Newspaper article The Topeka Capital-Journal

Daniel W. Drezner: Useful Software I Would like to Destroy

Newspaper article The Topeka Capital-Journal

Daniel W. Drezner: Useful Software I Would like to Destroy

Article excerpt

My oldest child is now a high school senior, which means that he is just starting to gear up his applications to college. Ha ha ha, I kid, I kid. We live in an affluent, well-educated suburb in Massachusetts: College has been on the agenda in our house for at least a year now.

Still, as the applications are beginning, I get to see how this process has changed since I was applying in the mid-1980s. For one thing, Wite-Out and a typewriter no longer appear to be necessary. For another, students looking to attend a selective college are applying to a lot more of them than when I was a callow youth.

Perhaps the biggest difference, however, is how much technology has facilitated the process. The common application is now pretty standard (though the coalition application is starting to catch on). This makes it much easier to apply to a plethora of schools. Furthermore, the common app software now plays well with high school software programs that collect student data on grades, test scores, extracurriculars, student résumés and recommendations.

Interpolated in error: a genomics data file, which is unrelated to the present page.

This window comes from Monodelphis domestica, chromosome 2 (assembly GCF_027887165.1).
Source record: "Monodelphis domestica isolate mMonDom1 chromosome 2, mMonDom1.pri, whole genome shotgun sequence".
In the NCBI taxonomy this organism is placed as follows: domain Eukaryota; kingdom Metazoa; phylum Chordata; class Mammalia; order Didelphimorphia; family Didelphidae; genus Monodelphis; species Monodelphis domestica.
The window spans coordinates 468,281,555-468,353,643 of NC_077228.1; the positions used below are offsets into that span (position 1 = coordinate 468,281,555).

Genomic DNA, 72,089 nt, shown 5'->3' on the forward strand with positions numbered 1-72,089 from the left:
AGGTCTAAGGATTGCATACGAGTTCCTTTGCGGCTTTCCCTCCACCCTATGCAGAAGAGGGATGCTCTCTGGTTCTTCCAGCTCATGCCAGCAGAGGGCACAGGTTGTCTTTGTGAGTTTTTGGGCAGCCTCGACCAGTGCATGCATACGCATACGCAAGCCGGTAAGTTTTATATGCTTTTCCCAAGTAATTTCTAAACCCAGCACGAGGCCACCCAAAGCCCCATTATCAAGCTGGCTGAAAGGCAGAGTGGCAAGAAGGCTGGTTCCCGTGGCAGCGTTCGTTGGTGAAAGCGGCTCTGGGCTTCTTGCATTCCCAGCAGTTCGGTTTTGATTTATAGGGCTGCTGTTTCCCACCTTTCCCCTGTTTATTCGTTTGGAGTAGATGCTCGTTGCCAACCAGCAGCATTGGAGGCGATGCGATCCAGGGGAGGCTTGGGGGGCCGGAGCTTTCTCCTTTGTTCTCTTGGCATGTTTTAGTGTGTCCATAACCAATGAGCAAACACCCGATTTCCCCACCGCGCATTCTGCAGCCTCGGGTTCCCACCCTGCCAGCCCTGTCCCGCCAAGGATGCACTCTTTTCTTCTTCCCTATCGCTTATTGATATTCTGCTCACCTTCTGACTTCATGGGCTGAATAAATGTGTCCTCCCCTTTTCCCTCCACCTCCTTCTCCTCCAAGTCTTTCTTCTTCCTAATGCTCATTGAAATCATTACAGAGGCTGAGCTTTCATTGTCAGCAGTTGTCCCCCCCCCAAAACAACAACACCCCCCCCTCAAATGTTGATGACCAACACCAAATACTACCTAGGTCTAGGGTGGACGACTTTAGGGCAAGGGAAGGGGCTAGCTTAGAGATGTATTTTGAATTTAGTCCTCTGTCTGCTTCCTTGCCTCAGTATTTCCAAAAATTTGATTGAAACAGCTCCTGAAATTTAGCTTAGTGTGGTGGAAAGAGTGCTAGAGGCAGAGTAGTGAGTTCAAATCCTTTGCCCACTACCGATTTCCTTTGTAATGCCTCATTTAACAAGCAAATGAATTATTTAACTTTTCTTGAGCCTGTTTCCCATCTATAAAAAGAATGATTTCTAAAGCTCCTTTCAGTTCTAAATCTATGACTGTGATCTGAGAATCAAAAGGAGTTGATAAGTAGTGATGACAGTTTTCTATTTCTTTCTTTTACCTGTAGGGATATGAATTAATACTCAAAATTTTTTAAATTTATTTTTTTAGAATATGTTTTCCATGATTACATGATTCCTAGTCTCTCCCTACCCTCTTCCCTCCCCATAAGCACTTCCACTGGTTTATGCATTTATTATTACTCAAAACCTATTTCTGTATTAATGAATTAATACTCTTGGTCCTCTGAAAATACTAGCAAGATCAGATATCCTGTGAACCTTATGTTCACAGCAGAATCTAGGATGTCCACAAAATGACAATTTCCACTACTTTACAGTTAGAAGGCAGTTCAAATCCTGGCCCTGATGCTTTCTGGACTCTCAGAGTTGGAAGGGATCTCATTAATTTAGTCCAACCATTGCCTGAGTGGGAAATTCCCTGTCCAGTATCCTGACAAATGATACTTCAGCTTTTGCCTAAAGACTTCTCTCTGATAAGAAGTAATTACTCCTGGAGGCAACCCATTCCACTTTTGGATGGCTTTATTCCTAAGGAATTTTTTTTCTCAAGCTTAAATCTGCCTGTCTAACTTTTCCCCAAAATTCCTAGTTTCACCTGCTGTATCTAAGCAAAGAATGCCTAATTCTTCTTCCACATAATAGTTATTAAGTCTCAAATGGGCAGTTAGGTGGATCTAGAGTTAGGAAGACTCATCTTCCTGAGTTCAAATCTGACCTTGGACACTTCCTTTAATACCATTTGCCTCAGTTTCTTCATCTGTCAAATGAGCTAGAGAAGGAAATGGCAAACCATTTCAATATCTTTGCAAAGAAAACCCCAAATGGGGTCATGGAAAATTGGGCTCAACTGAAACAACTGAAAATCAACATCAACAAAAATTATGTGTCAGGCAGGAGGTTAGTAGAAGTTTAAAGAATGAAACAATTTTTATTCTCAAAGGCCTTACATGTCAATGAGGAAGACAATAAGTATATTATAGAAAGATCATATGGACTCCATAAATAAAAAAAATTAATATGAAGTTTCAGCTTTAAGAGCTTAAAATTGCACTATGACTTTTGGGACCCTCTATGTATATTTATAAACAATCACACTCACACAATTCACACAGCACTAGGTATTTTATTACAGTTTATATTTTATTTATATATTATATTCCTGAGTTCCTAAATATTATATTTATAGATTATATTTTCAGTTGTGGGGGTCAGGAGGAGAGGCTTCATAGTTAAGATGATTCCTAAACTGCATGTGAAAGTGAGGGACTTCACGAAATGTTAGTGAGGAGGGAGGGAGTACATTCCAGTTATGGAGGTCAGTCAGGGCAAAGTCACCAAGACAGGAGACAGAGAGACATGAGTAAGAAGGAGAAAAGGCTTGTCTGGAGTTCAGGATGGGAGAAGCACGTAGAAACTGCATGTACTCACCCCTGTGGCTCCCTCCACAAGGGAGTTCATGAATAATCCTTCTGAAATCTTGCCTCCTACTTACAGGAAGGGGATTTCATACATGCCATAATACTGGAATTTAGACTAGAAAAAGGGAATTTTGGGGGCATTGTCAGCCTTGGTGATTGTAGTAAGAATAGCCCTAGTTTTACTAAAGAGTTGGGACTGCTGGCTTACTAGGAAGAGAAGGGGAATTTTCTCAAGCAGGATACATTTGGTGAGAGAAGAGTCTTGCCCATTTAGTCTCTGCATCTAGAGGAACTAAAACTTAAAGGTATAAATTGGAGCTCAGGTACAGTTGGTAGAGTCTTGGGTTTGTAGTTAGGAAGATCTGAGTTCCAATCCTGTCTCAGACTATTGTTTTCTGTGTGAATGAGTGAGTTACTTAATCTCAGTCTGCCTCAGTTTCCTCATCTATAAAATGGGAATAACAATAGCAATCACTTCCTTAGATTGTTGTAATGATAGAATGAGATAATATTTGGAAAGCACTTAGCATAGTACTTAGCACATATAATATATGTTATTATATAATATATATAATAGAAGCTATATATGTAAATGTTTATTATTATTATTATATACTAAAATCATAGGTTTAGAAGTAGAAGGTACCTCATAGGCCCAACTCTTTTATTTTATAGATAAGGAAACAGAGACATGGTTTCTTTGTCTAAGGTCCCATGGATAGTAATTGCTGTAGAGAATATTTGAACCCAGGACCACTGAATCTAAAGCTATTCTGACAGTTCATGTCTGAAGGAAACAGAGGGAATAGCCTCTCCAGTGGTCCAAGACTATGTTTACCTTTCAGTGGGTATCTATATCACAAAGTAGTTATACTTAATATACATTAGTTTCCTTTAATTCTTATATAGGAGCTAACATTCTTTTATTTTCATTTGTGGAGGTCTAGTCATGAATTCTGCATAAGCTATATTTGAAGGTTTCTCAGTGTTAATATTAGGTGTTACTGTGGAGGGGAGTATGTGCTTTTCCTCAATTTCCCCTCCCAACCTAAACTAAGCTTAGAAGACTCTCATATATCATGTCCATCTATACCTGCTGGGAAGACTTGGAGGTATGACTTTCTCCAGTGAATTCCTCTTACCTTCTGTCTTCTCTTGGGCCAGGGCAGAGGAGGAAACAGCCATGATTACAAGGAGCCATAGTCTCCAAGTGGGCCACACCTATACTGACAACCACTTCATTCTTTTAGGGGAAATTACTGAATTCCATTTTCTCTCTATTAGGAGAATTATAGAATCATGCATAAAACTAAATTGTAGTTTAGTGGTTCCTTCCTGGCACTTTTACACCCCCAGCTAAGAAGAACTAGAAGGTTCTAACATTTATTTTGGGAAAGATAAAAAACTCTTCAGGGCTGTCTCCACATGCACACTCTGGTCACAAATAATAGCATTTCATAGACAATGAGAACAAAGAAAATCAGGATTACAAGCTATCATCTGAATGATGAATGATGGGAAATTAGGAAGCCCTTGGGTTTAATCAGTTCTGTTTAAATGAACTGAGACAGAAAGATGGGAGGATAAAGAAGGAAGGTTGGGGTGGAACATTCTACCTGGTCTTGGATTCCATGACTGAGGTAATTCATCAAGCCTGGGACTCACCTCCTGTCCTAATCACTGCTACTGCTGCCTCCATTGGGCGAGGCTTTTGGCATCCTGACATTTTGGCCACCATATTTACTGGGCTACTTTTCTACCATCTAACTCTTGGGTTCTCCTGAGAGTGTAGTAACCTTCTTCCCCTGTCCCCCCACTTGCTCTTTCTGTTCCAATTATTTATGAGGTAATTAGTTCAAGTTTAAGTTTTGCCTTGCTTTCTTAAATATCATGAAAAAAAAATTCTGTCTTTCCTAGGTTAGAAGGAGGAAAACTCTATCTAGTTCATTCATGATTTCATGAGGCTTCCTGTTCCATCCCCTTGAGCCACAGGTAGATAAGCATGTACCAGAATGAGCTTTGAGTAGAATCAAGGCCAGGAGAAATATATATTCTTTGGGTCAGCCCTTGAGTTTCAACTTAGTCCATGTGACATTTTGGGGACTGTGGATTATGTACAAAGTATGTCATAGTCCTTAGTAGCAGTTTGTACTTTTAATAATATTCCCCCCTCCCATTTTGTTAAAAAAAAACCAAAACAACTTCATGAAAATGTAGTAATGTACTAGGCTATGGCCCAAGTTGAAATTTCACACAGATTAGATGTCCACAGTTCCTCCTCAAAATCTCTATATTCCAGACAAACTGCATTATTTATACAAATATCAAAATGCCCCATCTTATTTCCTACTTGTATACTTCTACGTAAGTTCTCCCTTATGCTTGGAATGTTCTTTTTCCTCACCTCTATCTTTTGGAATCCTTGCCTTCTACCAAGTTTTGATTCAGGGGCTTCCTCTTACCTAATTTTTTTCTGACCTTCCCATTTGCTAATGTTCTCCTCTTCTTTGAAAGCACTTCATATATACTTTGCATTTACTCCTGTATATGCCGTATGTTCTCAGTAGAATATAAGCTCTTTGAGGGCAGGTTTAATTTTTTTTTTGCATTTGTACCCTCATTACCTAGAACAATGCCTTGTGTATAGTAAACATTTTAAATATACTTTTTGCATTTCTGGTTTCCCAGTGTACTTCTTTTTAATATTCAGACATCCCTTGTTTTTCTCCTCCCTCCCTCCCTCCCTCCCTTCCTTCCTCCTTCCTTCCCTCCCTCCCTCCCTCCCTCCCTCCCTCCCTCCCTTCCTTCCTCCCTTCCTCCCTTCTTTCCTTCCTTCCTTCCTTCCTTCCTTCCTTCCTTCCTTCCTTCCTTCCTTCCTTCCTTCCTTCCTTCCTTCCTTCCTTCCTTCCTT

I speak, of course, of Naviance. It is a software program that eliminates much of the drudgery of the application process. If you do not yet have a college-age child, there is no reason to have heard of it. If you do have a child who wants to apply to college, you should be worried if Naviance sounds unfamiliar.

Naviance is a nifty, award-winning piece of software. The thing is, I would very much like to destroy every copy of it in existence. You see, Naviance serves two purposes in the application process. The first is to act as a repository of information that can then be transferred to a college application. It does that job quite well.

The other purpose Naviance serves is to inform students about colleges of interest. A high school student who uses Naviance can enter the college in question, and the program will immediately spit out an informative scatterplot. The x-axis is the SAT scores of every applicant to that college from that high school from the past three years. The y-axis is the grade-point average. Naviance then computes the average SAT score and GPA of the students who were admitted into the queried college. …

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